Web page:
Republican strategist Ana Navarro absolutely went off on Meghan McCain on Monday after the ‘View’ co-host questioned why she was taking the debate over protecting undocumented immigrants who came to the United States as children so personally.
At issue is whether the Democrats should have insisted that some kind of permanent fix for undocumented immigrants who are registered under Deferred Action for Childhood Arrivals (DACA) be part of a government funding deal. McCain argued that it shouldn’t have been, especially since the deadline for DACA’s expiration isn’t until March — and she was confused why Navarro was so insistent.
“I understand that DACA is a very emotional issue,” McCain said to Navarro. “But most Republicans are on my side on this one, Ana. And it’s really difficult for me to understand sometimes why do you consider yourself a Republican?”
“I’m an immigrant Latina,” Navarro said, responding to the charge that she’s making the DACA issue too personal. “Because my parents fled communism and it was not my decision to come here, I came here through no fault of my own. Had my parents not had the resources to hire lawyers, I would be a DREAM Act kid, too.”
Watch the video below.
World faces new ‘Great Depression’ as virus toll mounts
World powers scrambled on Thursday to build a global response to the human tragedy and once-in-a-century economic catastrophe caused by the coronavirus epidemic, as death tolls in the US and Europe soared higher.
In a locked-down New York, the UN Security Council was to meet on the pandemic for the first time. And, by video conference, EU finance ministers were wrangling over how to bail out their worst hit members Italy and Spain.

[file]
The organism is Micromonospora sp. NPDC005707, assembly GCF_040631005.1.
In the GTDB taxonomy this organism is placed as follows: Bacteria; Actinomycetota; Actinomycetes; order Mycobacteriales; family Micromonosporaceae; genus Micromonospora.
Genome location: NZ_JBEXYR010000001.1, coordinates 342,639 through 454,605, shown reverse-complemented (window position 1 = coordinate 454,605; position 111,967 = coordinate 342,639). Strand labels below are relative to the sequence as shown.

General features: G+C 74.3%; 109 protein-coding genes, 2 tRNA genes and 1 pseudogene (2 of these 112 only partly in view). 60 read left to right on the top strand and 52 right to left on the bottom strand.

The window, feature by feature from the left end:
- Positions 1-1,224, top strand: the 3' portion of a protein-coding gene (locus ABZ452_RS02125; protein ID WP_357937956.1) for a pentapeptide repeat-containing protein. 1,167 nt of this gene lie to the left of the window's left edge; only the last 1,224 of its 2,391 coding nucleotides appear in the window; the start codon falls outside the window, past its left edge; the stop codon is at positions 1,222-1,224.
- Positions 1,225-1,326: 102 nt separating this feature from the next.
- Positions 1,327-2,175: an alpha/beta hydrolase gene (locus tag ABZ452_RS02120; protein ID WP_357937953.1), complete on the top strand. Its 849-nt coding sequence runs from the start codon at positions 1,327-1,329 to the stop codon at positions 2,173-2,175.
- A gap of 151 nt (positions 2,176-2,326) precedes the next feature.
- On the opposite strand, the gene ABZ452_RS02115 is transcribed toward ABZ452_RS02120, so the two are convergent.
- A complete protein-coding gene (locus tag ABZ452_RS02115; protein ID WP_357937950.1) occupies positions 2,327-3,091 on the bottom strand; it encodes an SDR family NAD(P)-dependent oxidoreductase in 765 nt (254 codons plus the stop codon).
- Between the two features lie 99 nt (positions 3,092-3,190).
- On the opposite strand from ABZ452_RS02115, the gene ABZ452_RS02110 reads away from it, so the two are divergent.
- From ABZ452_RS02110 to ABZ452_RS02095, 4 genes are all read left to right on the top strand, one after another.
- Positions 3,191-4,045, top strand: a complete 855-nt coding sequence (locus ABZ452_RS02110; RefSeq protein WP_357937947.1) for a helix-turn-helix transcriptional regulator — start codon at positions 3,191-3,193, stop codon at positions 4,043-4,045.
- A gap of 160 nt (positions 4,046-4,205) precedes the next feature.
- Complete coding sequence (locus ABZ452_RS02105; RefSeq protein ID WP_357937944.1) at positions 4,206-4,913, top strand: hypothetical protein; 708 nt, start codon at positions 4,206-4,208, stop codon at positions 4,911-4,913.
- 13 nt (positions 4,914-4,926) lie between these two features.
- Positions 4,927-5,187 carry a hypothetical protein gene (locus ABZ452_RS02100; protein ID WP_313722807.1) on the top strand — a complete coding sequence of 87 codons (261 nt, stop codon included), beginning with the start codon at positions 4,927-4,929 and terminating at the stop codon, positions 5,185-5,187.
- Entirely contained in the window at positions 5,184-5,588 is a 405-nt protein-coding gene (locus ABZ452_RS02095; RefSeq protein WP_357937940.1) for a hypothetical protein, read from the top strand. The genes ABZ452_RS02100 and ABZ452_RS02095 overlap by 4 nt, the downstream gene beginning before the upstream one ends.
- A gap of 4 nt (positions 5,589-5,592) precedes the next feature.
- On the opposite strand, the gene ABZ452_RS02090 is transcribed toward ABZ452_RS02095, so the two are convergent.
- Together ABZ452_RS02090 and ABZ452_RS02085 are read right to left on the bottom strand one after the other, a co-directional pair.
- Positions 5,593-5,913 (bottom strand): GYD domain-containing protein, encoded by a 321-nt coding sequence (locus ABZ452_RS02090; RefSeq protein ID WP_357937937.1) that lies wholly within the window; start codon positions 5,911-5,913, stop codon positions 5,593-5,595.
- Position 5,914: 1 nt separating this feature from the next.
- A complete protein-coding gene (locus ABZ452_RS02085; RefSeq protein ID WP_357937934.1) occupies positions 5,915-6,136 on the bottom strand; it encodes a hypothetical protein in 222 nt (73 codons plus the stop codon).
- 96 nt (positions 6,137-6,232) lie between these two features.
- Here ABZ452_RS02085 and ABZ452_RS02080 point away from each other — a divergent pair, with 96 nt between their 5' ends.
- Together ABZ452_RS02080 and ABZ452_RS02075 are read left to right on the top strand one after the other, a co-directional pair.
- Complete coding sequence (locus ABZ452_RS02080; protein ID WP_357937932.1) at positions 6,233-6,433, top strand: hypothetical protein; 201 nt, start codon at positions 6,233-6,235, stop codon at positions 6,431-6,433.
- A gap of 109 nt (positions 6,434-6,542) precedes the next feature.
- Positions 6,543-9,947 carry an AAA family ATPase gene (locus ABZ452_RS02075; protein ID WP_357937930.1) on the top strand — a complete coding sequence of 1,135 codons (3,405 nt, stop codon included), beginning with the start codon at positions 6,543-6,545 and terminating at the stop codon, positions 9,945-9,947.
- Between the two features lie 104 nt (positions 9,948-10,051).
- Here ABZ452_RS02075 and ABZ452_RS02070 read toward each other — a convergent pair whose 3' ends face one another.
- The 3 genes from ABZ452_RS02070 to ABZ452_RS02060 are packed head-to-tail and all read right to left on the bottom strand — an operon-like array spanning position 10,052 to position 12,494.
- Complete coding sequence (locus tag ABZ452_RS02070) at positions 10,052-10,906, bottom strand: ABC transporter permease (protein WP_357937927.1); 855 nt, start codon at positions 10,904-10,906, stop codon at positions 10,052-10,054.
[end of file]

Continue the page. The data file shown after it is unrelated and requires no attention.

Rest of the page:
"We anticipate the worst economic fallout since the Great Depression," said International Monetary Fund chief Kristalina Georgieva, warning that all but a handful of countries will see incomes fall and urging governments to provide "lifelines" to businesses and households alike.
Trump’s new chief of staff Mark Meadows already facing damaging leaks from White House staffers
President Donald Trump's new White House chief of staff is already in hot water after just a couple of weeks on the job.
Mark Meadows, who resigned from Congress in late March to begin work in the White House, quickly pushed out legislative liaison Mike McKenna and then replaced press secretary Stephanie Grisham -- and other aides could soon be on their way out, reported Bloomberg.
The North Carolina Republican has also ruffled feathers by calling Republican governors who have resisted issuing stay-at-home orders and asking them to do so immediately, according to two people familiar with the calls.
Trump’s hopes for a rapid economic recovery are likely a pipe dream: economists
President Donald Trump is hoping to reopen the American economy in May and quickly get back to the low unemployment rates that he used to justify his claim that he'd created the "best economy" in history.
However, economists who spoke with Vox think that Trump's vision of a rapid V-shaped economic recovery amid the COVID-19 pandemic are simply a pipe dream.
"The very best case scenario is we rapidly bounce back and we get close to something where we were before," said Jesse Edgerton, an economist at JPMorgan. "Personally, I think that’s highly unlikely. The shock from the virus is going to trigger a broader economy-wide recession."